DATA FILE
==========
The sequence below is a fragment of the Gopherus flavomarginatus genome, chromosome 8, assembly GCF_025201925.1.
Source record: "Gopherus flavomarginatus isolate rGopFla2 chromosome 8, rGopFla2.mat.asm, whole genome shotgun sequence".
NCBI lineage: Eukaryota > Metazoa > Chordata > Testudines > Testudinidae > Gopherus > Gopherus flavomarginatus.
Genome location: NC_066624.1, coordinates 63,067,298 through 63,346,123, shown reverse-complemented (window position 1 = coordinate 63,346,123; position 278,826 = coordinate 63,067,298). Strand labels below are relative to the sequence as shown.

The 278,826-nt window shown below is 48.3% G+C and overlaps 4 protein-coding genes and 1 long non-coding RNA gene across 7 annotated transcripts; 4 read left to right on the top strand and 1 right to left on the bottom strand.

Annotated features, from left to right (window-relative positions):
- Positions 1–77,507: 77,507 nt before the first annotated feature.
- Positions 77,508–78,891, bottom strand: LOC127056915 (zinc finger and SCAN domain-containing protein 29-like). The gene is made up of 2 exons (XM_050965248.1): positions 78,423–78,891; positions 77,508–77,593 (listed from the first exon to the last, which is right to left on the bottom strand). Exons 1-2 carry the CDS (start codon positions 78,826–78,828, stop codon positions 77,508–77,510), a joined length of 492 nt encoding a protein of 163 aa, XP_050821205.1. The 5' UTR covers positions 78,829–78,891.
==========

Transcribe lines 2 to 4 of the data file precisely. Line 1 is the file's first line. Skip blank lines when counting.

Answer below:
Source record: "Gopherus flavomarginatus isolate rGopFla2 chromosome 8, rGopFla2.mat.asm, whole genome shotgun sequence".
NCBI lineage: Eukaryota > Metazoa > Chordata > Testudines > Testudinidae > Gopherus > Gopherus flavomarginatus.
Genome location: NC_066624.1, coordinates 63,067,298 through 63,346,123, shown reverse-complemented (window position 1 = coordinate 63,346,123; position 278,826 = coordinate 63,067,298). Strand labels below are relative to the sequence as shown.